Making a long-term impact is of paramount importance. Although there is an urgent requirement to focus on short-term need given the scale of housing supply pressures, we must also look at the long term. In light of the historically volatile nature of our housing market, we cannot afford to lose sight of the importance of measures that will have an enduring and stabilising effect in the long-term. The overriding motivation for the establishment of the LDA was to engender this long-term stability, utilising a wide range of tools, including more effective usage of State-owned lands, targeted deployment of State capital and other measures. This, by its nature, is complex work and many of its benefits will only become visible and tangible over time. However, I hope members will agree that it is no less important for that.
A key component of our work in this space is the development of long-term strategies for the LDA’s activities in our main city locations. This is a multi-year project that will allow us to focus our resources effectively within these locations to avoid haphazard decision making, such as where we might be interested in acquiring or opening up land at appropriate times in the economic cycle, and to support our national objective of compact and sustainable growth. Other work supporting this long-term benefit includes the development of a State lands database. This will give the State, for the first time, a comprehensive repository of information on the lands within its control and provide a valuable tool for managing the State’s interests in a cohesive and co-ordinated manner. The first major deliverable from this activity is expected in the coming months and focuses on State lands in Galway. We hope it will provide us with a prototype which can be used as a pilot for developing the database nationwide.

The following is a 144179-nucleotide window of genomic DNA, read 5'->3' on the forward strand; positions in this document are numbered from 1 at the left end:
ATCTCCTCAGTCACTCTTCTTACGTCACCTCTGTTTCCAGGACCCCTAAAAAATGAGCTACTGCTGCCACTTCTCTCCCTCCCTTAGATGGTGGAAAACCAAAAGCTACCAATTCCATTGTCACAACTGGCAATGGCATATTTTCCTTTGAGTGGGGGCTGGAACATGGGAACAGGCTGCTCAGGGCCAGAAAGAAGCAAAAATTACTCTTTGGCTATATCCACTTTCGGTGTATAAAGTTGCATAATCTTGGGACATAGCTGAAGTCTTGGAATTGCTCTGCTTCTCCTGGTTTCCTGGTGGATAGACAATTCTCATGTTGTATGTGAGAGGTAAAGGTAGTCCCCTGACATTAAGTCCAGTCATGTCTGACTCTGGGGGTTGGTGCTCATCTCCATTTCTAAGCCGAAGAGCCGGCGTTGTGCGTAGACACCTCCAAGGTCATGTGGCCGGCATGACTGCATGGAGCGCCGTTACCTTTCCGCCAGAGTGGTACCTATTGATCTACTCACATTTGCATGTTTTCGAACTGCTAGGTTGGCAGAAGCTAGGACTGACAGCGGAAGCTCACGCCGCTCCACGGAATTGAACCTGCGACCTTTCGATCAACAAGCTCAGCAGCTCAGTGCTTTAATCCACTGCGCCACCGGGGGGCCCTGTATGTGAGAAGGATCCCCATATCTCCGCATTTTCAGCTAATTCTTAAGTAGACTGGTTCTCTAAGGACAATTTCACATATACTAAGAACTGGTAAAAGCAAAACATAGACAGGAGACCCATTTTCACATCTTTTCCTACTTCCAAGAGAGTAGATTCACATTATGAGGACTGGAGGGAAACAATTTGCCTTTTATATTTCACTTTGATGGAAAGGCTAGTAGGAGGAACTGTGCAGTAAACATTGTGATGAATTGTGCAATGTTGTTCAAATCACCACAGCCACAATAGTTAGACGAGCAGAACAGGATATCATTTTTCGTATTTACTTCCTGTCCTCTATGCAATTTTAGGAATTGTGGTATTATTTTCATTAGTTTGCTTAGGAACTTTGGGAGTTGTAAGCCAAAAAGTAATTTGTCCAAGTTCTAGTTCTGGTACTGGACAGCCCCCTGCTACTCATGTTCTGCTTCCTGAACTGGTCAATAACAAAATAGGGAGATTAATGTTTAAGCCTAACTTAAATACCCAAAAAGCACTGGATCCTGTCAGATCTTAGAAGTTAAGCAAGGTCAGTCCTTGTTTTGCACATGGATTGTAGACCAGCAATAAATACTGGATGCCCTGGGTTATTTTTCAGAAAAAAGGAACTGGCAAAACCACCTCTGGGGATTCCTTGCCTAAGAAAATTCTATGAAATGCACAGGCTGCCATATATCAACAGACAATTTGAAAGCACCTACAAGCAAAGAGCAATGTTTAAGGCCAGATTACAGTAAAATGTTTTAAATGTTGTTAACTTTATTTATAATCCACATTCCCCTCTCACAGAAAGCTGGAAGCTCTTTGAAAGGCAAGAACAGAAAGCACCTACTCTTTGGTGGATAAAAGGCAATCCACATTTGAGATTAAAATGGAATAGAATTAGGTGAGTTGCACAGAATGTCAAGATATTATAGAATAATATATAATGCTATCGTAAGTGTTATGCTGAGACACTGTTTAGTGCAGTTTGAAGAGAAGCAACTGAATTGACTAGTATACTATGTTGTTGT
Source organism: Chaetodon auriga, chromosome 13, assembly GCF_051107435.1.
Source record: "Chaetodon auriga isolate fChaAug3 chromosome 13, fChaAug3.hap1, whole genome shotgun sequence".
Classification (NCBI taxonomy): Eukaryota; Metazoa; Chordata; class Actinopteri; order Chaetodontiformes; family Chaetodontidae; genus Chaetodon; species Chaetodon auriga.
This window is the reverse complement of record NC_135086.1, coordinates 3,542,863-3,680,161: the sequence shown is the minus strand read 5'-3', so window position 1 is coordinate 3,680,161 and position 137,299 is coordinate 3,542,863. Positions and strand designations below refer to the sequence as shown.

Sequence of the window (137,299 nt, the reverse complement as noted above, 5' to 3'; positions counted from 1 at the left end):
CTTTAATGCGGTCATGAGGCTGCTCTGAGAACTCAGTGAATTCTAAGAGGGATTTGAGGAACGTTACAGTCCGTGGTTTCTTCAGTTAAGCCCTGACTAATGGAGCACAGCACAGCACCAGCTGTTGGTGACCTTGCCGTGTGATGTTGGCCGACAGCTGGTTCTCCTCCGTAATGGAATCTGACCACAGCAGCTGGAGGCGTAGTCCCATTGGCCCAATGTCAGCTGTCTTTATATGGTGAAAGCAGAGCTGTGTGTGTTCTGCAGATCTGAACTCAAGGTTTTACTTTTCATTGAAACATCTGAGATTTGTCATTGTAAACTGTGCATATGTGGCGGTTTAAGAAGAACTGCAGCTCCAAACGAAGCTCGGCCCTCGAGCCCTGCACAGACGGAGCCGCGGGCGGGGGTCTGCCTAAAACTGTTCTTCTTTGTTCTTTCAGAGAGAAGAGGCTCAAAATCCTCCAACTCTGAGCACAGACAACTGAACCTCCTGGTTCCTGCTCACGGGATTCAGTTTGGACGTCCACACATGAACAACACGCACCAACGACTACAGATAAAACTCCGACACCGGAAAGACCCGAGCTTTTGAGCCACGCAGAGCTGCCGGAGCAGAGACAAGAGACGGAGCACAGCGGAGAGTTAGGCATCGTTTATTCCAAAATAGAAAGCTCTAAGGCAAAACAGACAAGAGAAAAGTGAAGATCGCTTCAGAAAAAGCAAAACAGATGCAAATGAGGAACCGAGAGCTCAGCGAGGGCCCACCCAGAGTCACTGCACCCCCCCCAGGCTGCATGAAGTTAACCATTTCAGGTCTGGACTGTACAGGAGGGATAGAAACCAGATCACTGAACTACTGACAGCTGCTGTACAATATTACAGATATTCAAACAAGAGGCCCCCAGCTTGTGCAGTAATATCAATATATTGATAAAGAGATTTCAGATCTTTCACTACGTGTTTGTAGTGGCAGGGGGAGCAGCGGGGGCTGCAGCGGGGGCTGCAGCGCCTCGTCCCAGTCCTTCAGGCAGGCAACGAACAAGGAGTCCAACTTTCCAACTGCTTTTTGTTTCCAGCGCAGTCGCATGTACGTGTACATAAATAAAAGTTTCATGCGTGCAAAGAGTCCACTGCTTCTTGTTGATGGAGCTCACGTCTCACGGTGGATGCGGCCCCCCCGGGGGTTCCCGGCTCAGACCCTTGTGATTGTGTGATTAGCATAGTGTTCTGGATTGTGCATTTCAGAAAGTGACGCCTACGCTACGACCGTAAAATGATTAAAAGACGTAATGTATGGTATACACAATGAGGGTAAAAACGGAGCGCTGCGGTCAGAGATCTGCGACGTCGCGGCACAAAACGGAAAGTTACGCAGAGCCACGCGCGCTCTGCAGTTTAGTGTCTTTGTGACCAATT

On building a new organisation from scratch, we have had to design and build the operating and institutional platform of the LDA, which is an entirely new organisation, in a way that will create a valuable asset for the State. This requires a skilled and experienced staff base, as well as procurement frameworks and other processes and procedures to allow it to operate as efficiently as possible, and in addition to governance structures to ensure robust oversight and accountability as a public body. With this aim, the board assembled comprises a wide range of relevant skills and experience, with private sector and public sector knowledge. The board, with Mr. John Moran as chair, was formally constituted in January. We have also made significant progress in hiring the right mix of skills to carry out the agency’s duties on a day-to-day basis. From a standing start, we have hired 11 direct employees with another due to start next week, all of whom are experienced professionals with detailed knowledge of property, finance, human resources, operations and organisational development.